Well, my submissions to Art Comes Alive were not among the ones chosen by the judges. There are so many outstanding artist who have been working on their craft longer than I have. I'll be interested in seeing the 150 pieces selected to determine what style of work is being noticed.
I fear that the bright and non-descriptive lines of abstract or impressionistic paintings are gaining in popularity because they are versatile with any decor and not limited by theme as are realism paintings.
However, there are those who recognize the work involved in painting realism and appreciate the style of those who paint them. In fact a husband and wife purchased three paintings and commissioned a third. After showing them my progress on the commissioned piece they asked for painting lessons. They are the first students and we painted for two hours today. The wife wanted to learn realism while the husband is interested in impressionism. We had fun and next week they want two lessons, which I gladly accepted.
Giving lessons to beginners make me realize how far I've come over the past six years. Am I an expert with credentials, hell no, but I know I can give them the basics and the rest is up to them. I have gained a great deal of knowledge from the hundred and fifty paintings.
Several months ago I entered an art competition held by Art Design Consultants located in Cincinnati Ohio. Since I have been purchasing space on their "Blink" website I received a discount on the cost of submitting four images. Out of the eighty paintings I have accumulated it was difficult to select four that would be strong enough to wow the panel of distinguish jurors. The show is open to all artist who want to submit their work, which last year number 1,600 artist, and from those only 160 paintings will be selected.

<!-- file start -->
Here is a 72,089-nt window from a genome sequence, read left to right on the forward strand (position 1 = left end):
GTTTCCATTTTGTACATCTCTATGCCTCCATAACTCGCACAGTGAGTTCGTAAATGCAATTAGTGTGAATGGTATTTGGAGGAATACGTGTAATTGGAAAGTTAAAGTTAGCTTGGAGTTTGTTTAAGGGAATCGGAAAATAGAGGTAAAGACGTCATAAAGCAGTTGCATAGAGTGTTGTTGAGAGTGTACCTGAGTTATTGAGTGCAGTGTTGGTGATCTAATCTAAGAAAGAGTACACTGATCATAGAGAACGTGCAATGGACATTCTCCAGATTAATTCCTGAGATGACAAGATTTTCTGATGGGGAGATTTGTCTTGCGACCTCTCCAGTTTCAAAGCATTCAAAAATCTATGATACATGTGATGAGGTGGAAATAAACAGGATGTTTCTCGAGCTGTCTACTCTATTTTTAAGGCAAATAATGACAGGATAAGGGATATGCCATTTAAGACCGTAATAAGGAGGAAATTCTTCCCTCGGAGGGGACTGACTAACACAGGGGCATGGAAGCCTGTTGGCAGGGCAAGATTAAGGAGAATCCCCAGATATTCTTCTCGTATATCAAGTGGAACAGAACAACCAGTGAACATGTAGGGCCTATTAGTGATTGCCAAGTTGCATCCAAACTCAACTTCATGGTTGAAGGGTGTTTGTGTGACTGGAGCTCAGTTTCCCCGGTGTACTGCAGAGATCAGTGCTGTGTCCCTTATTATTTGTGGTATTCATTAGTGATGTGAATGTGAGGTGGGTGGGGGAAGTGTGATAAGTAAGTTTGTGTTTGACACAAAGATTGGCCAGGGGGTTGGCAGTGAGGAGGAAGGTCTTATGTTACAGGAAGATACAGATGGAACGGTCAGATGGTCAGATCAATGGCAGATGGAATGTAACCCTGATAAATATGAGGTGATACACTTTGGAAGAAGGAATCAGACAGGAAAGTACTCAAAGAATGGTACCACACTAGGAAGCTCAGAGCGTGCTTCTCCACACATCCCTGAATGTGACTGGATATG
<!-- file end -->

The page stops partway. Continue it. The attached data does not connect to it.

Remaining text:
I won a spot last year, but I'm not sure how my work compares to other artist and the jurors who make the final decision. As of 8:10pm I have not received an email one way or the other. Either way I plan on attending the awards program in July so I can meet other artist and gallery owners.
On a positive note, I received an email from the art director for Blink magazine stating Art Design Consultants has selected my work to display in their 8,000 sqft gallery. I had to sign a contract with states they will take 50% of the sale of a painting and I agree to allow them 20% to negotiate the sale and then take 50%. Now most people find this way out of line, but it is the standard for most galleries, unless your well known and move a large quantity of work, then you can dicker on percentages.
I have to raise the price of my paintings in order to reflect the gallery's price so if you had your eye on one of my paintings you better act now before the price goes up.
I have been a vendor at several art shows and most people who attend think the price the artist places on his/her work is high. However, if you like their work it is the best price you'll get. If they are attached to a gallery the same piece will double or triple.
Some artist shy away from galleries because they want to market their work themselves. I'm not getting any younger and Parkinson's will hinder my attending art shows so for me a gallery is a logical choice.
Age is only the number of years you've been on this planet, which ages a slower rate than its occupants. I have discovered a disconnect between the age my brain thinks I am and the years my body knows I am. As my mother use to say, "My mind makes contracts that my body can't keep." Back when I thought it was funny but now it a sober summation of reality.